• Trump Allies Try to Stop Recounts
• Dean out of Race for DNC Chair
• Why Did Trump Win, Part I? It Was the Millennials
• Why Did Trump Win, Part II? He Didn't Get Much Attention in the Final Week
• Why Did Trump Win, Part III? Democrats Stayed Home
• Why Did Trump Win, Part IV? Democrats Have Lost Rural America
• Why Did Trump Win, Part V? Voter Suppression
• Other Indiana Companies Are Also Planning to Ship Jobs to Mexico
• Today in Schadenfreude: Russian Central Bank Hacked
Donald Trump ruffled feathers earlier this week when he chatted with the president of Pakistan and pledged to, "play any role you want me to play to address and find solutions to the country's problems." He was at it again on Friday, when he took a friendly phone call from President Tsai Ing-wen of Taiwan.
The problem here is that when the President of the United States talks to Tsai Ing-wen, he is acknowledging that she exists. And if she exists, then the government of Taiwan exists, which is a view that the Chinese government most certainly does not share. Well aware of this protocol, President Obama has never chatted with Tsai, just as a string of presidents never got Yasser Arafat on the phone, or Abraham Lincoln never sent a telegram to Jefferson Davis. In the span of a few days, then, Trump has stirred the pot for two of the world's biggest hotspots. Perhaps next he can challenge Kim Jong-un to a hand size contest, or can advise the Irish that England is really a "terrific" country to take orders from.
Kellyanne Conway was on Anderson Cooper's show, and insisted that Trump knows what he is doing. However, she could not explain what that might be, nor could she grasp the difference between, say, President-elect Obama placing a call to the leader of Argentina in 2008 and Trump calling Tsai. In the absence of an explanation, then let's step in and fill the gap with a few theories:
- Theory 1: He's an id-driven ignoramus: This is the theory that many Democrats
likely ascribe to, and there may be some truth to it, inasmuch as Trump is clearly guided by gut instinct more
than anything else. However, he has shown us time and again that there is some method to the madness, so it's probably
time to stop underestimating him.
- Theory 2: He thinks diplomacy is the same as business: Trump's approach to foreign affairs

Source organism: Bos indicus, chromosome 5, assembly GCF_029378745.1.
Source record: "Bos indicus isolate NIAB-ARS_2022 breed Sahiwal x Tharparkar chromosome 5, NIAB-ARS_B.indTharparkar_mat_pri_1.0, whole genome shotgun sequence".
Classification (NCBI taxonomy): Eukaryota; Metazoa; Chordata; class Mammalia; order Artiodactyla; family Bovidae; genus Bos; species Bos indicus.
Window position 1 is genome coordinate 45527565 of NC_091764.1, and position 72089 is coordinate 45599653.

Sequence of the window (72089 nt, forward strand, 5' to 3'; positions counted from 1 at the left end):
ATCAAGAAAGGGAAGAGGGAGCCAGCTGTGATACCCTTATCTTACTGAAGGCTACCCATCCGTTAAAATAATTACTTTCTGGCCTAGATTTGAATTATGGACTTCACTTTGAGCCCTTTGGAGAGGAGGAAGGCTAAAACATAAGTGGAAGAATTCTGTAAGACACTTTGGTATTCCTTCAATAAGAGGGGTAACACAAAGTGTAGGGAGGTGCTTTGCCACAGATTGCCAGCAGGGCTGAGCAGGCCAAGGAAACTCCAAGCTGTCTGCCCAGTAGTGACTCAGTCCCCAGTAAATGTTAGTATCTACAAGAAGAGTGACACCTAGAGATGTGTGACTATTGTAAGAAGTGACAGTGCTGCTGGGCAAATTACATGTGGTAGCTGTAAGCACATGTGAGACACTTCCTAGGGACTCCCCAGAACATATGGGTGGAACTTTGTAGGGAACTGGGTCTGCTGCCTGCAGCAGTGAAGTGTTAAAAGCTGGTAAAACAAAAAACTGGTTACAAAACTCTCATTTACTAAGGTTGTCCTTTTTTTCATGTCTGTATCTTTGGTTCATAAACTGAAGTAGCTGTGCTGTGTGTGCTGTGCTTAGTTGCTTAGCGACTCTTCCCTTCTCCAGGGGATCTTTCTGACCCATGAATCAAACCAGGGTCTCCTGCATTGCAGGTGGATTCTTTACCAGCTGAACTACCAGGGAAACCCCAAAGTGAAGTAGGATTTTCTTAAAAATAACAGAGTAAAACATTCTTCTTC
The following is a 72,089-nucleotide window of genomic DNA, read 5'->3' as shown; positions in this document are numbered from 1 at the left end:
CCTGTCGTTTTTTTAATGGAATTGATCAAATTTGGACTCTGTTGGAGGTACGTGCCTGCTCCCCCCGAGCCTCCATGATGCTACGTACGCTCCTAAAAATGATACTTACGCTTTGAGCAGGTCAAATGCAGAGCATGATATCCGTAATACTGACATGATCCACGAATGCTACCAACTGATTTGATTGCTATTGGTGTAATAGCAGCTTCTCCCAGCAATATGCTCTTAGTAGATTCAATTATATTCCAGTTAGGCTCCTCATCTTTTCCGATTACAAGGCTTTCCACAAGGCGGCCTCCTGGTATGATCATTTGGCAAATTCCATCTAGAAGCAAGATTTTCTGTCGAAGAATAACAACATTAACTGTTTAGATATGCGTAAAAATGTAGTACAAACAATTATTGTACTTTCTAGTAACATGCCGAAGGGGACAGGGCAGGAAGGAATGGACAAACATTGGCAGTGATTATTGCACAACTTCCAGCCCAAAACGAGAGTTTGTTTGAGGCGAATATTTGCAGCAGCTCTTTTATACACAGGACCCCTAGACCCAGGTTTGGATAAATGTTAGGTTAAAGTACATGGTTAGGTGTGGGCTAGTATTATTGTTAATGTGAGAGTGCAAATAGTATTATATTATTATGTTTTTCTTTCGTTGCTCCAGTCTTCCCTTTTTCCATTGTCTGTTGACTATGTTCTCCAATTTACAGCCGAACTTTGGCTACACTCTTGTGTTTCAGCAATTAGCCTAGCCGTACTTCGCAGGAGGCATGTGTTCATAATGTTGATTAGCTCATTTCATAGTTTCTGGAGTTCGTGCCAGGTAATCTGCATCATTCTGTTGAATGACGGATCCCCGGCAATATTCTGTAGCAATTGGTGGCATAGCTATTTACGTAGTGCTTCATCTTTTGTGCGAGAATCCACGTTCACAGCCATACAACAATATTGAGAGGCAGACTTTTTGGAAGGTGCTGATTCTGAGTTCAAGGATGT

has been classic Dale Carnegie-style networking. You call people, flatter them a bit, ask how you can help them, and promise you'll talk again later.
Once that seed has had a chance to grow into a tree, you hit them again with your sales pitch. The Donald is not
entirely wrong about this, if this is indeed his thinking, but he's also not entirely right. China vs. Taiwan or India vs. Pakistan
is not the same as McDonald's vs. Burger King or Pepsi vs. Coke.
- Theory 3: He's running foreign affairs like he ran his campaign: Over and over during the campaign
season, the pros told Trump he was doing it wrong. He ignored them, and was proven right. Now, it sure looks like he is at it again.
And while it's true that the experts are wrong sometimes (see every pollster in the world, 2012-2016), he might do well to recall
that they are not always wrong.
- Theory 4: It's a conspiracy: Now, let's engage in some 9/11-truther level craziness. It's still believable that Trump never really wanted this job, and that he did everything to torpedo himself, and that he was a success nonetheless. Sort of a political version of the musical "The Producers" (where the main characters try to produce a guaranteed flop, staging a Nazi-themed musical, only to have it become a smashing success). Anyhow, maybe Trump is desperately trying to give the electors cause to vote against him, sparing him the presidency while still saving face, and allowing him to spend the rest of his life complaining, which he loves to do.
It may be that all four of these are right, or that none of them are. We may know more when (and if) Trump sees fit to share his vision, but we probably won't really know until a few years have passed. Here's hoping we learn without World War III getting underway. (Z)
Jill Stein is trying to get the states of Wisconsin, Michigan, and Pennsylvania to count the votes again. Allies of Donald Trump are trying to stop the recount efforts. On Thursday, Trump's lawyers filed a lawsuit in Pennsylvania saying that Stein lacks a valid claim enabling her to ask for a recount. Yesterday, Michigan's Attorney General Bill Schuette (R) filed a lawsuit to stop the recount there. In Wisconsin, a pro-Trump lawyer filed a suit to stop the recount there. There is a very tight deadline in all three cases, since the electors must cast their electoral votes on Dec. 19 (with federal law declaring that final results should be in by Dec. 13). If the lawsuits trying to stop the recounts tie the system in knots for a week or two, there won't be time to do the recounts, even if Stein prevails in all the states. The forces opposing her clearly know this, so they don't have to win, they simply have to prevent the recounts from starting for a week or two. (V)
Though he has experience running the Democratic Party, having done so with great success, Howard Dean failed to gain traction with the 400 or so party members who will choose the next Chair. So, on Friday, he dropped out of the running. He did not indicate which of the remaining candidates he might support.